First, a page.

Golf Bunker and Sand Shot Tips

Sand shots are an important part of having a great short game and will also help with having less putts per round. Playing a sand shot out of a green side bunker can be intimidating for many golfers.  However, once you know a few basic fundamentals and tips for how to play these shots, they can become fairly easy. This shot requires a few specific changes in your setup and swing in order to get out of the successfully and hit it close to the hole. 

Playing sand shots with anything from a lob wedge to a sand wedge or even a gap wedge (for longer shots) will usually work fine. The goal of hitting out of the sand it to hit the sand and not the ball. We want the club to enter the sand about 1 and a half to 2 inches behind the ball. The clubface must be open and this will allow you to use the bounce of the club correctly and get out of the sand easily.  


When playing out of a bunker there is a slight adjustment you should make in your grip.  The clubface will be open in your setup, so first turn the clubface open and then take your grip.  You don't want to take your normal grip and then just rotate or turn your hands and wrists. Make sure the clubface is open and you have your hands on the correct way.


Aligning your body and the club correctly in a bunker is very important. The sand shot is the only shot other than a flop shot in which you will need to make these specific adjustments in your setup.

When you are addressing the ball make sure you open the clubface so that it points to the right of your target. Then, when you take your stance, open the line of your feet to the left of your target. Your clubface should be open to the same degree that your stance is open, each in the opposite direction. Another way to picture this is if the line of your ball to the ball is 12 o'clock, your clubface should point to 1 o'clock, and the line of your feet, shoulders, and body should all point to 11 o'clock.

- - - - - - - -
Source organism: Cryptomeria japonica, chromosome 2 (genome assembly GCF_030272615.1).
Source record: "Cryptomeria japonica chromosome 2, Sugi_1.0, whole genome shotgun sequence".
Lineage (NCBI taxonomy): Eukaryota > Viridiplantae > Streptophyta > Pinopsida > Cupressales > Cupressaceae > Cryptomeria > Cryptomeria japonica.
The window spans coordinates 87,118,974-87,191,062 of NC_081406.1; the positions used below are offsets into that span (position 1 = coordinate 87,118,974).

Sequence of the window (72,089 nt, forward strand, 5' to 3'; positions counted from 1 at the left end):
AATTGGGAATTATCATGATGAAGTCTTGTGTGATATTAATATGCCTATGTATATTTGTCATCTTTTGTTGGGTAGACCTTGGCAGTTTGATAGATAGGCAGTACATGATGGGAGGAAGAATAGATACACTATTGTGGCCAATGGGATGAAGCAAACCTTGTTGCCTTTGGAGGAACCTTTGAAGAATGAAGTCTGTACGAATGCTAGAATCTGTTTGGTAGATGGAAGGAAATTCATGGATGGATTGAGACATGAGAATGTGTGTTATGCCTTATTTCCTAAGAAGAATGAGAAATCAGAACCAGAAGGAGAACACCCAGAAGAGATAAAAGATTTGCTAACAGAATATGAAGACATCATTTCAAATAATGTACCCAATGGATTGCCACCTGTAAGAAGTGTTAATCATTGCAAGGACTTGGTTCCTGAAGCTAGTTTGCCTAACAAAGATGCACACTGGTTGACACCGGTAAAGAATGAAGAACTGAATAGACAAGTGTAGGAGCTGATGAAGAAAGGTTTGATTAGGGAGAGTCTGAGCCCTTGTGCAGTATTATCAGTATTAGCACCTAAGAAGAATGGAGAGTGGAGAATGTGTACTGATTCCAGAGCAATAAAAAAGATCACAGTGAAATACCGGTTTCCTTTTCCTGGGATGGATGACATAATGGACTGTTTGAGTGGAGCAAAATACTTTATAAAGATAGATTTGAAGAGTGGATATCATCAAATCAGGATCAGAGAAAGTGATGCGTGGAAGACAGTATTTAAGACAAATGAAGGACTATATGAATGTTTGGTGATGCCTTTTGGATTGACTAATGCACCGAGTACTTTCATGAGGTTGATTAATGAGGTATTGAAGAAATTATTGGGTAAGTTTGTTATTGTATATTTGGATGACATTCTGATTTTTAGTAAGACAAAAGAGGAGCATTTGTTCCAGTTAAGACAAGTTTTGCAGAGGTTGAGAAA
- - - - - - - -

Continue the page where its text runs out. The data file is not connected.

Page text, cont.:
Keep Your Weight On Your Left Side

Another important point in your setup is to keep more weight on your front foot (about 70%). This will help to make sure you can hit down on the sand which is really important to hit the golf ball out of the bunker. You want to start with more weight on your left side (for the right handed golfer) and keep your weight there throughout your swing. We don't want to have a lot of weight shift in the sand.  A big problem can occur if you hang your weight back on your right foot.  The clubhead will tend to dig and you won't be able to accelerate through the sand and get the ball out very well. Keeping your weight forward will also help to eliminate any scooping action you may have developed from trying to help the ball out of the bunker.

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